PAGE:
Congress has authority to regulate the deportation of aliens, as it has done in 8 U.S.C. § 1251. Congress has delegated authority to make deportation decisions to the executive branch. The federal courts will not interfere with these decisions as long as due process requirements have been met. Further, Congress has specifically stated the courts shall not recommend to the Attorney General that an alien convicted of a controlled substance offense not be deported. A sentencing court's downward departure for the purpose of avoiding possible deportation under section 1251 would be merely another way a district court might achieve what Congress has explicitly prohibited. Because Congress clearly reserved drug-related deportation decisions to the Attorney General, see id. § 1251(a)-(b), a sentencing court shall not consider the possible deportation of an alien resident for a drug conviction in deciding whether to depart downward from the sentencing guidelines.
Soto, 918 F.2d at 884-85 (citations omitted). Thus, under Soto, federal courts may not depart downward based on possible deportation because such departure interferes with the deportation decisions of the Attorney General.
As noted above, Koon prevents the Soto rule from remaining a categorical absolute; hence, courts are not forbidden from considering possible deportation as a basis for downward departure. However, possible deportation may not be accepted as such a basis unless sanctioned by the Attorney General in the specific case. This conclusion accords with other circuits that have addressed this issue. See United States v. Marin-Castaneda, 134 F.3d 551, 555-56 (3d. Cir.) (holding that "in light of the judiciary's limited power with regard to deportation, a district court cannot depart downward on this basis without a request from the United States Attorney"), cert. denied, 523 U.S. 1144 (1998); United States v. Flores-Uribe, 106 F.3d 1485 (9th Cir. 1997) (affirming the district court's determination that it had no authority to depart downward absent a request from the United States Attorney); but see United States v. Sera, 2001 WL 766770 at *2 (8th Cir. July 10, 2001) (holding that the decision to depart based on waiving deportation is soundly within the district court's discretion); United States v. Galvez-Falconi, 174 F.3d 255, 256 (2d. Cir. 1999) (holding that, "in exceptional circumstances, a district court has the authority under U.S.S.G. §5K2.0 to grant a downward departure on the basis of a defendant's consent to deportation even in the absence of the government's consent to such a departure").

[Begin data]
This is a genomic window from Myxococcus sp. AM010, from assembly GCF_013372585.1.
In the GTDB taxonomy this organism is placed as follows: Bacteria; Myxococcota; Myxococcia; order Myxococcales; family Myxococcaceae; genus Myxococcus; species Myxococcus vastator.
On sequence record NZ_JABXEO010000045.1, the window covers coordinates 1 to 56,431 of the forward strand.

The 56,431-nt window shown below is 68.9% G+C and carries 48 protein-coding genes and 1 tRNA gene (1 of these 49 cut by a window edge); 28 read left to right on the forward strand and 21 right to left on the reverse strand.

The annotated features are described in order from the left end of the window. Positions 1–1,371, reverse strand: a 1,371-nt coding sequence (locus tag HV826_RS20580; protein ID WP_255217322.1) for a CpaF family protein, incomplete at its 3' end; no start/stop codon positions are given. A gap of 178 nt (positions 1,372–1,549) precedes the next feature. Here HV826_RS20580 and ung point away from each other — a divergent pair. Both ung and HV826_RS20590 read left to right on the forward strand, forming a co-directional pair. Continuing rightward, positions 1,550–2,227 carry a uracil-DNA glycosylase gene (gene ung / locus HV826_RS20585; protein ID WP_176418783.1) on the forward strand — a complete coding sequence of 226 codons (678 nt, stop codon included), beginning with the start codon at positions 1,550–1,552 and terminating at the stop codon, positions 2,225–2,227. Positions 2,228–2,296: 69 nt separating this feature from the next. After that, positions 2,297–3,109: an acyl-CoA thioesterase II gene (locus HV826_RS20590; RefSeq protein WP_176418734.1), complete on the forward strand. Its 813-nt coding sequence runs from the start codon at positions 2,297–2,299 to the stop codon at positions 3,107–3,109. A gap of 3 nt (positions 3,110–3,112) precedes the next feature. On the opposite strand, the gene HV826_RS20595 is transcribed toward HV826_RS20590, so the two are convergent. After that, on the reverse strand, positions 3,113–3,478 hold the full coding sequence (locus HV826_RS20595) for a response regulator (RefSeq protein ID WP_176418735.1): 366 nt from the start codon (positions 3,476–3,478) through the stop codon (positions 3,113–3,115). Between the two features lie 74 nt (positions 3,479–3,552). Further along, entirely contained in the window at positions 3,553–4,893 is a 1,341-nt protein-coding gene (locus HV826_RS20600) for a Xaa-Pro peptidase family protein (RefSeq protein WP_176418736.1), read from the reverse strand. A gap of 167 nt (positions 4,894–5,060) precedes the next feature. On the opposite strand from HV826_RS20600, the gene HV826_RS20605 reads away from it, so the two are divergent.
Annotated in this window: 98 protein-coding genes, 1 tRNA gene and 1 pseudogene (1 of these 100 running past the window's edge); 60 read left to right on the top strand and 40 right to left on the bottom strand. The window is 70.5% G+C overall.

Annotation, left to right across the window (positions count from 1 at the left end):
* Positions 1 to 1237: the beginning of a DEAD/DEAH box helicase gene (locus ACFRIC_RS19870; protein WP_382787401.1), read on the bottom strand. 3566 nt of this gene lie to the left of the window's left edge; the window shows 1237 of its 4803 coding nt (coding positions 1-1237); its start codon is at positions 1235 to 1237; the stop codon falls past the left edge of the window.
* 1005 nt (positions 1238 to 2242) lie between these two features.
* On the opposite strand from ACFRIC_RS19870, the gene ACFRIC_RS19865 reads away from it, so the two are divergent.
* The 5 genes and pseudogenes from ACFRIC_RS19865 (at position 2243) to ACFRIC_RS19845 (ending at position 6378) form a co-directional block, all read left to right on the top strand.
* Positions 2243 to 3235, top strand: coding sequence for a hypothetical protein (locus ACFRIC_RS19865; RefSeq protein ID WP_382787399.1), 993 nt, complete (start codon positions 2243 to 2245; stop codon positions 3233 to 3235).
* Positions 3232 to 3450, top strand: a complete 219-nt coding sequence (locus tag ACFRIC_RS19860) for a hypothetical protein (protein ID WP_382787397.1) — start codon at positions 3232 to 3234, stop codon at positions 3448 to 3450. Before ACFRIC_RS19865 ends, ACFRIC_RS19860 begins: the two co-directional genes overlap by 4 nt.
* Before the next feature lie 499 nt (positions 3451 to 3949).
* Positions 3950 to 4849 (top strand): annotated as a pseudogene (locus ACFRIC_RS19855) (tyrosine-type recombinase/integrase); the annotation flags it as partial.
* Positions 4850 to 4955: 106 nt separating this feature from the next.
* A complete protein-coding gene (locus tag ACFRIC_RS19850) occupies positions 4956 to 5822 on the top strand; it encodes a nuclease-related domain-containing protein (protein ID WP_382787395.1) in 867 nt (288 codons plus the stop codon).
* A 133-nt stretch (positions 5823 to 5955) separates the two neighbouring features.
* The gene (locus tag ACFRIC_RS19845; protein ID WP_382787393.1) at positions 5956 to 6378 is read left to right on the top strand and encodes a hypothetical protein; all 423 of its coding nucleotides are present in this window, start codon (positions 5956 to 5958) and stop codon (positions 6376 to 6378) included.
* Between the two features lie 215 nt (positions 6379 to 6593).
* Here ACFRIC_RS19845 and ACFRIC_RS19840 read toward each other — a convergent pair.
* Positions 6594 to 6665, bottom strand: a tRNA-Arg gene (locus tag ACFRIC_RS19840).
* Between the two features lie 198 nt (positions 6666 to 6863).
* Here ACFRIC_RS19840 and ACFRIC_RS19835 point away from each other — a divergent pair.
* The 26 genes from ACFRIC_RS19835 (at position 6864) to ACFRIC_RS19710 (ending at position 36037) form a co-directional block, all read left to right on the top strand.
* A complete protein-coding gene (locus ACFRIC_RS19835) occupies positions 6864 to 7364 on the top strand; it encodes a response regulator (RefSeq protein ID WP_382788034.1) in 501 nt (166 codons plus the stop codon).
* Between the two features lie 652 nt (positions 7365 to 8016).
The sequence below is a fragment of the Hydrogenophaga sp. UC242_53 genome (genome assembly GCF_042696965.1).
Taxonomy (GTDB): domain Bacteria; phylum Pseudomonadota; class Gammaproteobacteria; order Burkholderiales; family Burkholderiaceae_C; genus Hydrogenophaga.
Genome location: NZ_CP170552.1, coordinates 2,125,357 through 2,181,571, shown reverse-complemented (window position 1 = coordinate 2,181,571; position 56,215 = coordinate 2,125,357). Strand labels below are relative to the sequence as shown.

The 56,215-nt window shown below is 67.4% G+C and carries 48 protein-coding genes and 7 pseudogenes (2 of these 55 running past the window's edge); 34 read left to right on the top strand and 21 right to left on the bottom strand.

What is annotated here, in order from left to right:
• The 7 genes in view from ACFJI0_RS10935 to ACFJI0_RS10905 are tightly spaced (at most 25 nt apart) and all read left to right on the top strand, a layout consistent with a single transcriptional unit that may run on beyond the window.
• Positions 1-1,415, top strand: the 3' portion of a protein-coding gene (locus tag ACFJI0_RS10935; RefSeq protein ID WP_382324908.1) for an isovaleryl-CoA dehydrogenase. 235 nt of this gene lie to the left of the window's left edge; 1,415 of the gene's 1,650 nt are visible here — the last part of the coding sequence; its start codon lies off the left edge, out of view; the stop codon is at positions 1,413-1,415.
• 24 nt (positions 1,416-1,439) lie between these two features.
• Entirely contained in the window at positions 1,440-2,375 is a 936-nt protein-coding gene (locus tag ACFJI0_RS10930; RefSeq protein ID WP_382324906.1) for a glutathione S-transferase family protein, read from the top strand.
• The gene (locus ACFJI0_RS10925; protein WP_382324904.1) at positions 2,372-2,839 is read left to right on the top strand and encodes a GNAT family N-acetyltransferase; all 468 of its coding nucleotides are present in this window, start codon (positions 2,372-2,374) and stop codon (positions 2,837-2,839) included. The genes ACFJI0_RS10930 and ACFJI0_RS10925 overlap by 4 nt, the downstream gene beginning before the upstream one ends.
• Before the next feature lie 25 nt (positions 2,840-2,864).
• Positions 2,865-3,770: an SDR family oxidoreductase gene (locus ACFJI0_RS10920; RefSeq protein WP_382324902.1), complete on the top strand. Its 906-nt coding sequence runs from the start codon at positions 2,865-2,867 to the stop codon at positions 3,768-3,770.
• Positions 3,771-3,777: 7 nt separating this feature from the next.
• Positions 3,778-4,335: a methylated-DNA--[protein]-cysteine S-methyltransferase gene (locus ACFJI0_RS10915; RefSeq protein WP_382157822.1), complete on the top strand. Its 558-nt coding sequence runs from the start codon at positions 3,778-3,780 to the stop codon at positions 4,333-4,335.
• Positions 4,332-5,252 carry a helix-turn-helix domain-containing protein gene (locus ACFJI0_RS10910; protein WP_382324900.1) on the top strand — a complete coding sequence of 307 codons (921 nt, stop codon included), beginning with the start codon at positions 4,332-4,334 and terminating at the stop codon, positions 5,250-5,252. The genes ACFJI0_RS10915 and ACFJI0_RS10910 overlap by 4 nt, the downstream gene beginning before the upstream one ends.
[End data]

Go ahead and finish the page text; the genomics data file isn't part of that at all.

In this case, the district court could not have departed from the applicable sentence based on Appellant's willingness to consent to voluntary deportation absent the Attorney General's approval. There is no evidence in the record that the Attorney General either recommended or gave its consent to such a departure. Therefore, Appellant's counsel could not have brought such a motion with any effect. Because such a motion would have been considered meritless, the failure of Appellant's counsel to raise the issue did not constitute ineffective assistance. See United States v. Dixon, 1 F.3d 1080, 1084 n.5 (10th Cir. 1993).
Although this issue has been settled in this circuit and not overturned by the Supreme Court, the existence of a split among the circuits persuades us that "reasonable jurists could debate whether (or, for that matter, agree that) the petition should have been resolved in a different manner." Slack, 529 U.S. at 484 (quotations omitted). Accordingly, we GRANT Appellant a certificate of appealability but AFFIRM the judgment of the district court for the reasons stated above.
Entered for the Court
Monroe G. McKay
*. This order and judgment is not binding precedent, except under the doctrines of law of the case, res judicata, and collateral estoppel. The court generally disfavors the citation of orders and judgments; nevertheless, an order and judgment may be cited under the terms and conditions of 10th Cir. R. 36.3.